“You can’t just mention [population] in passing…If you’re going to talk about it, [students] will probably be interested in it, and you have to give it a really serious treatment,” cautioned Jennifer Sciubba, Mellon Environmental Fellow and professor at Rhodes College, during a panel discussion on science and policy in the classroom at the 2010 International Studies Association Conference.
Drawing on her experience as a practitioner of population studies, both within the Beltway and in the classroom, Sciubba shared techniques for bridging the gaps that exist between the study of political science and issues of population and environment. “I don’t think there’s that much of a difference between policy makers and students in some ways. They want to know the solutions, and they want you to break it down for them,” she said.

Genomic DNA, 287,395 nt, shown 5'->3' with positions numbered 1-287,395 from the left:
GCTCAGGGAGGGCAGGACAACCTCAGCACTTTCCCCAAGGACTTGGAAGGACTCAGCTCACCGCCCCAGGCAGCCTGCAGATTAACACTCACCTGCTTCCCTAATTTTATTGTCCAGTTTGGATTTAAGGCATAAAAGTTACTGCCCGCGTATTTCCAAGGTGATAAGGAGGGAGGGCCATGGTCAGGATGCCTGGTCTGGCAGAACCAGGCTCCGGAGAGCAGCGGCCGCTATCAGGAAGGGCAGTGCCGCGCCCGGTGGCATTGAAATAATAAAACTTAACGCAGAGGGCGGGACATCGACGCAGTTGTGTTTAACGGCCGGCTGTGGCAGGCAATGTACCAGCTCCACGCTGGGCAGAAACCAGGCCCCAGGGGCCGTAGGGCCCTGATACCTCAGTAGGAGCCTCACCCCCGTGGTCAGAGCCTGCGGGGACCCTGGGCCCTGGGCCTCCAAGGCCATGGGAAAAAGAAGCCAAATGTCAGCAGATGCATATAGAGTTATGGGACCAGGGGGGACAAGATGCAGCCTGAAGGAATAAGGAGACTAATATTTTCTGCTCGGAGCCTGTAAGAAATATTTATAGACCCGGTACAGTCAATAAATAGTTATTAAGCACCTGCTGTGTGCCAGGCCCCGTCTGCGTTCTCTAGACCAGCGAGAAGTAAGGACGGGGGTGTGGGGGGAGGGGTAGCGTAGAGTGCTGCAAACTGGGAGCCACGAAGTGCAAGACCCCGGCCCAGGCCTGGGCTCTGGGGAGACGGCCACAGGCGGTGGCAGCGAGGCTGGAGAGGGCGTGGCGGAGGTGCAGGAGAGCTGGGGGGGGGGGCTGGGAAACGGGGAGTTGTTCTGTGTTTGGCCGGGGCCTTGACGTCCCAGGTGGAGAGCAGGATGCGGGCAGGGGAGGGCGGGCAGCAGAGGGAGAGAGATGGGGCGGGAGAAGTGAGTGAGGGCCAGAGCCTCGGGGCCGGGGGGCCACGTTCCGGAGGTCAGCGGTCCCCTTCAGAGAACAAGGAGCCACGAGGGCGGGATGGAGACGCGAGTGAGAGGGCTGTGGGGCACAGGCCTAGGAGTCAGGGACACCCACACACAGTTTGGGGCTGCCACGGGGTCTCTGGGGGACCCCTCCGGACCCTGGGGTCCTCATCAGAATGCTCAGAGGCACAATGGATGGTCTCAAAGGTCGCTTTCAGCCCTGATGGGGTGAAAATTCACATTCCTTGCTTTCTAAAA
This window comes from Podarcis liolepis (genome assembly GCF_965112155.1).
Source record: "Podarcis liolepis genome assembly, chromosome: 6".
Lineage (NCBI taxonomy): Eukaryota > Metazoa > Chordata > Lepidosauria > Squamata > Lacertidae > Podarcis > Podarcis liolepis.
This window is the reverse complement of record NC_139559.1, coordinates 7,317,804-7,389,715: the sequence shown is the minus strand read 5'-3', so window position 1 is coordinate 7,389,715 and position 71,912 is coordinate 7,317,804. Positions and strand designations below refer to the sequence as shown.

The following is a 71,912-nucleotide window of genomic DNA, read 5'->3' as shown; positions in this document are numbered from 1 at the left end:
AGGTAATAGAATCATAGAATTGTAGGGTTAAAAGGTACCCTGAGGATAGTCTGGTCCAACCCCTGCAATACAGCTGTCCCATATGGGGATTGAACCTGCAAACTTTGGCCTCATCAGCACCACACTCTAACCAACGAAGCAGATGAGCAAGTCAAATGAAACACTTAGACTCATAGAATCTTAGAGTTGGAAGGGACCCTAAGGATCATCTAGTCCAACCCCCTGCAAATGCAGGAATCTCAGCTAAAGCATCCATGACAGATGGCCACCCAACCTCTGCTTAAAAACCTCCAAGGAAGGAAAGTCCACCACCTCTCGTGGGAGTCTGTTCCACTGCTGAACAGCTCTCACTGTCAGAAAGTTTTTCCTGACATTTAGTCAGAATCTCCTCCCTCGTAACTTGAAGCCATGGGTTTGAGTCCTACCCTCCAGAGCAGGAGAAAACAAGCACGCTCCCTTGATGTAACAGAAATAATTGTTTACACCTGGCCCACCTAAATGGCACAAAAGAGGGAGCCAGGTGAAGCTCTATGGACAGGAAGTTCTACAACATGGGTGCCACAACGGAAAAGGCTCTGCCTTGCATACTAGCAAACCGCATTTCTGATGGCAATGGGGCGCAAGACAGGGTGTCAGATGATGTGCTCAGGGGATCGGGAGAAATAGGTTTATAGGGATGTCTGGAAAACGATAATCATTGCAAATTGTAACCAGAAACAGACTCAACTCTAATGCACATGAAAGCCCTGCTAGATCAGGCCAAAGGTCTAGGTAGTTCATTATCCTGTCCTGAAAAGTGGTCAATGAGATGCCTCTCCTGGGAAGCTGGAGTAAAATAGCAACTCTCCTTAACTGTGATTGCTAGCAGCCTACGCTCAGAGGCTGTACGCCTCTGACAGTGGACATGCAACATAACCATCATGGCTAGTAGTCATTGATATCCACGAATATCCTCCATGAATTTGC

Bringing demography into the classroom should not start with population, recommended Sciubba. Rather, population and environment should be thought of as elements that shape and facilitate understanding of each topic covered in International Relations theory, from issues of conflict, war, and cooperation, to economics and development.
“It’s possible,” she concluded, “to put these things in any course–they’re part of the discipline. If we go back to some of the roots of international relations, this is how people thought of it to begin with and it’s very interesting to get back to that.”
Jennifer Sciubba is the author of a forthcoming book on demography and security, The Future Faces of War: Population and National Security, Praeger International Security Press, 2010